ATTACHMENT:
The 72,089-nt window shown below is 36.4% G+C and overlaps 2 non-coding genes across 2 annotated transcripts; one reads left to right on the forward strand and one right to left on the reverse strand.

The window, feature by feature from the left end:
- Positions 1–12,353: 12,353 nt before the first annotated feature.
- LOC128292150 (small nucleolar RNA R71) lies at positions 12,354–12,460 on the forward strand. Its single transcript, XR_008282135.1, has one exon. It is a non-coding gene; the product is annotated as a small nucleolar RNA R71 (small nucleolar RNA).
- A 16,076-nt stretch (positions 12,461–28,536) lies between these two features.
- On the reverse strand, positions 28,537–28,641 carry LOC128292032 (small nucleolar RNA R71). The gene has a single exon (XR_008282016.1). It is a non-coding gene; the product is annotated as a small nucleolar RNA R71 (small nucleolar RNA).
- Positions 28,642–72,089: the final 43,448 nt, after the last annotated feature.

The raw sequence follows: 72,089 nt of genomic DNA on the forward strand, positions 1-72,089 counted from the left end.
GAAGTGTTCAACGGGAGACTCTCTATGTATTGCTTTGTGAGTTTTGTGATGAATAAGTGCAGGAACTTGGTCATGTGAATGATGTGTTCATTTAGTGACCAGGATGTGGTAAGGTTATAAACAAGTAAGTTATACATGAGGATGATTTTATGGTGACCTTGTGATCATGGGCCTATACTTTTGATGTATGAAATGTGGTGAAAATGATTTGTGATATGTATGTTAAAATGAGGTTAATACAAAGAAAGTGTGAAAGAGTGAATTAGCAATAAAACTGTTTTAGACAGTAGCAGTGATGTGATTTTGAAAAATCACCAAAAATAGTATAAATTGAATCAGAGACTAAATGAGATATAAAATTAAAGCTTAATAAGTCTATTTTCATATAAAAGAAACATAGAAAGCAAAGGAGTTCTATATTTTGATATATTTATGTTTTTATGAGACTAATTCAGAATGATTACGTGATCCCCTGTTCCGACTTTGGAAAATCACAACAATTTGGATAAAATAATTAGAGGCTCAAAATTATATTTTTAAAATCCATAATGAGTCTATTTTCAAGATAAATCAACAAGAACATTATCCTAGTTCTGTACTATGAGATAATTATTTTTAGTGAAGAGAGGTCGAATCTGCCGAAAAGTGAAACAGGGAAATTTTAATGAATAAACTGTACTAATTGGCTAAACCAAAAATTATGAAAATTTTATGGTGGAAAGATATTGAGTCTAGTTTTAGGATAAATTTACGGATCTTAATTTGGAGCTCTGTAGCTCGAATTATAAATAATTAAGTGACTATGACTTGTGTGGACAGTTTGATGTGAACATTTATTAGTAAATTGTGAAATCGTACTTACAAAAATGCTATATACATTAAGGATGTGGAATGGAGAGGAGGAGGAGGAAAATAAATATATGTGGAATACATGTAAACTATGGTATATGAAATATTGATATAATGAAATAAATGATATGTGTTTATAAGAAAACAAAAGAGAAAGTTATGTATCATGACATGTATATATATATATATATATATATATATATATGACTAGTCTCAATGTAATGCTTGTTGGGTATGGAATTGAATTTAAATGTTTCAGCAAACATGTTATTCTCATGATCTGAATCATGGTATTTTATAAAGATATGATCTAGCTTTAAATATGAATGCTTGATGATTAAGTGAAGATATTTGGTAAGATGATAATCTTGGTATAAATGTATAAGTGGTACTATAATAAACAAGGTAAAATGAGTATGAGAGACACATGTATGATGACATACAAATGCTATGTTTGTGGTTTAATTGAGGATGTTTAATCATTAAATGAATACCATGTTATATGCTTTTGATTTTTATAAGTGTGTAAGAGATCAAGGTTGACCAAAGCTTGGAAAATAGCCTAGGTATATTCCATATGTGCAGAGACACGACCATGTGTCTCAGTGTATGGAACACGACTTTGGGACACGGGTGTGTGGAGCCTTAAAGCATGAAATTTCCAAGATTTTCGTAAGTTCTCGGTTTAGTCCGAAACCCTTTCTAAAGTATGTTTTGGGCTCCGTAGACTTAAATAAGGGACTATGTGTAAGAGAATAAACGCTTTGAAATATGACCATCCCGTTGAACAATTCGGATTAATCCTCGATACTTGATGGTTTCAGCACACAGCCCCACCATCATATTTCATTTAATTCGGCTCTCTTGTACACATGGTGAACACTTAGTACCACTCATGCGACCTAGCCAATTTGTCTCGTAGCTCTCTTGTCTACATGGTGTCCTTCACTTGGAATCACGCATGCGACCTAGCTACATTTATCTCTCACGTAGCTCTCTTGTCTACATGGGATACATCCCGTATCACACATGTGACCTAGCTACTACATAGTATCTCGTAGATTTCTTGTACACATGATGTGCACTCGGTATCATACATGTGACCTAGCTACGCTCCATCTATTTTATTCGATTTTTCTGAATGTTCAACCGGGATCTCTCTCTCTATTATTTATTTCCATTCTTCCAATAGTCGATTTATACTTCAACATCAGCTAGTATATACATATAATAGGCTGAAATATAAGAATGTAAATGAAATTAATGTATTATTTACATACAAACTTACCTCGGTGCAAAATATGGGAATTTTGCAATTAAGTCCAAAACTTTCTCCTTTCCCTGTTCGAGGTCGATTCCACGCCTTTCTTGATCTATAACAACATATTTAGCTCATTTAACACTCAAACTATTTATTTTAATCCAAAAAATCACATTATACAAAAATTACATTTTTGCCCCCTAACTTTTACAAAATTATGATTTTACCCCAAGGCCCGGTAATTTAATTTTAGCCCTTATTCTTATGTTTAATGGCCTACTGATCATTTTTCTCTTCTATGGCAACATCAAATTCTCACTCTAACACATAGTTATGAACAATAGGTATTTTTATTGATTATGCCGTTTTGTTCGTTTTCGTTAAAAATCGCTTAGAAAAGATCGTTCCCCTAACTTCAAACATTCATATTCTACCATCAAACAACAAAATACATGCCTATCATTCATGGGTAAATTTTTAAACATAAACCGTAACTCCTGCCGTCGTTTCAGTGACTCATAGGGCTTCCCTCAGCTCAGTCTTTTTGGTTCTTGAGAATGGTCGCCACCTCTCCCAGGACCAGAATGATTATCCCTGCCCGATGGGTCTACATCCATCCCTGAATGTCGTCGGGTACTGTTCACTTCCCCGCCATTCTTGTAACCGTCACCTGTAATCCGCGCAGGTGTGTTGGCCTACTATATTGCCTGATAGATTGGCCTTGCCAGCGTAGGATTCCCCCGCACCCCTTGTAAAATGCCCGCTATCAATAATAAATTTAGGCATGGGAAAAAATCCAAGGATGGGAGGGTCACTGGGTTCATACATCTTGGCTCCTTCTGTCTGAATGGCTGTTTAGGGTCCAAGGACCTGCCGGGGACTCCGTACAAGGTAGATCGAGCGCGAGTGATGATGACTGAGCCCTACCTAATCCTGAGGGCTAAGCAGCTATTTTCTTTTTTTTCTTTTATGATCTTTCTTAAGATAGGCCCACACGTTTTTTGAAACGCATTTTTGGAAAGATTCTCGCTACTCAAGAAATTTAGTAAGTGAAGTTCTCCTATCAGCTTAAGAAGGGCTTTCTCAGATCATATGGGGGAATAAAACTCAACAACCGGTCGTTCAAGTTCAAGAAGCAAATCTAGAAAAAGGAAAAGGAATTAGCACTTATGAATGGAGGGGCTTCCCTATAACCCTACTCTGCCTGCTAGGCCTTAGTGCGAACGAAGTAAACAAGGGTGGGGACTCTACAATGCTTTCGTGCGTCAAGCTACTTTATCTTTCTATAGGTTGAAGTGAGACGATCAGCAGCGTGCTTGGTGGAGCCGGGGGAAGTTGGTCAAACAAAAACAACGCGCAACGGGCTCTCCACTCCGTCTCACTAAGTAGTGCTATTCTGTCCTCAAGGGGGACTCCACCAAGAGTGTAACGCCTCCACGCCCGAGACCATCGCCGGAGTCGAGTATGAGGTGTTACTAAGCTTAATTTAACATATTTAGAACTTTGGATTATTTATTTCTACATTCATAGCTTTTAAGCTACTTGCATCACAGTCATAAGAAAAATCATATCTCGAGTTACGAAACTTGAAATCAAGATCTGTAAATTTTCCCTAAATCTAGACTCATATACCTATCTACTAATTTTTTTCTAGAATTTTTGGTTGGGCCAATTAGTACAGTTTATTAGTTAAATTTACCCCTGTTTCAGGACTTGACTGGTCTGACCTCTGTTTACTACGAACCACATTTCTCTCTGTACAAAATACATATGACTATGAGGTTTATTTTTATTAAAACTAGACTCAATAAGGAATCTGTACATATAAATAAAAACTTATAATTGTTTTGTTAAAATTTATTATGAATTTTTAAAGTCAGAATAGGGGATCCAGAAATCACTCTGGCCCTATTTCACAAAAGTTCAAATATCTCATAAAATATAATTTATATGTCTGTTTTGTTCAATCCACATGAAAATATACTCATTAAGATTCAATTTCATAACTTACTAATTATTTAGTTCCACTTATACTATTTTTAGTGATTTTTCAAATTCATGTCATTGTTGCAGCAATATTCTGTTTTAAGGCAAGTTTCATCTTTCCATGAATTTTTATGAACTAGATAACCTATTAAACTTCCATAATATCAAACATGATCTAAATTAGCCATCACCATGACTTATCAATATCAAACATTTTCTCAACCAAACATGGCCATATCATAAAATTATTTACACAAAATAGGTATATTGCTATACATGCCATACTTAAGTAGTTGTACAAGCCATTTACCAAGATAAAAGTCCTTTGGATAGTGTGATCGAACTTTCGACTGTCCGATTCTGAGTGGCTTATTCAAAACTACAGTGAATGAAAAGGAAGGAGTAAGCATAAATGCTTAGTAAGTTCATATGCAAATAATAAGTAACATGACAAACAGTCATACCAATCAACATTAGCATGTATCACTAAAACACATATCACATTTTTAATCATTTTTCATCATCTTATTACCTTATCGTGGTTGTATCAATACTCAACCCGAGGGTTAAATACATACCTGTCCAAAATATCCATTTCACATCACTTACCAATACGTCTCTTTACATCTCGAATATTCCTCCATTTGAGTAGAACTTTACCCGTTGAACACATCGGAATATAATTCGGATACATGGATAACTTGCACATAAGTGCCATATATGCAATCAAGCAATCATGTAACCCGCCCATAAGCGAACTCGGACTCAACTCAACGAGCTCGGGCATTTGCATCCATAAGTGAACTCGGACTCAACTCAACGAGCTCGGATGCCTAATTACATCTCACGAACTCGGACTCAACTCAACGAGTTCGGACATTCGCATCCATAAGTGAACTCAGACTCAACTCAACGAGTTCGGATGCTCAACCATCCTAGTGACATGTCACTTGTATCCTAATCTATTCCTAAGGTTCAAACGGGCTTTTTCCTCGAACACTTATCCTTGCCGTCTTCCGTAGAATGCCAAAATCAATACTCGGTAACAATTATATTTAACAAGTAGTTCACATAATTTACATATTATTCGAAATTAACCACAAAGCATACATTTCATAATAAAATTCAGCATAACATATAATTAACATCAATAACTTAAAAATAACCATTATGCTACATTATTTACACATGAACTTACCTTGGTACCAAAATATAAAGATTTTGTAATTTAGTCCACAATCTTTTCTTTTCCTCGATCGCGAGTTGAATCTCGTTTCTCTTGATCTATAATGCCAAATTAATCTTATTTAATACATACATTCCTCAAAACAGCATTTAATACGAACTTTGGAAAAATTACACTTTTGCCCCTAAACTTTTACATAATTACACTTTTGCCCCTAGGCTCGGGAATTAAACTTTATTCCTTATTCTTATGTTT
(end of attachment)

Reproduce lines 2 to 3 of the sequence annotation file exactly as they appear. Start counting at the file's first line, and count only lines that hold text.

The window, feature by feature from the left end:
- Positions 1–12,353: 12,353 nt before the first annotated feature.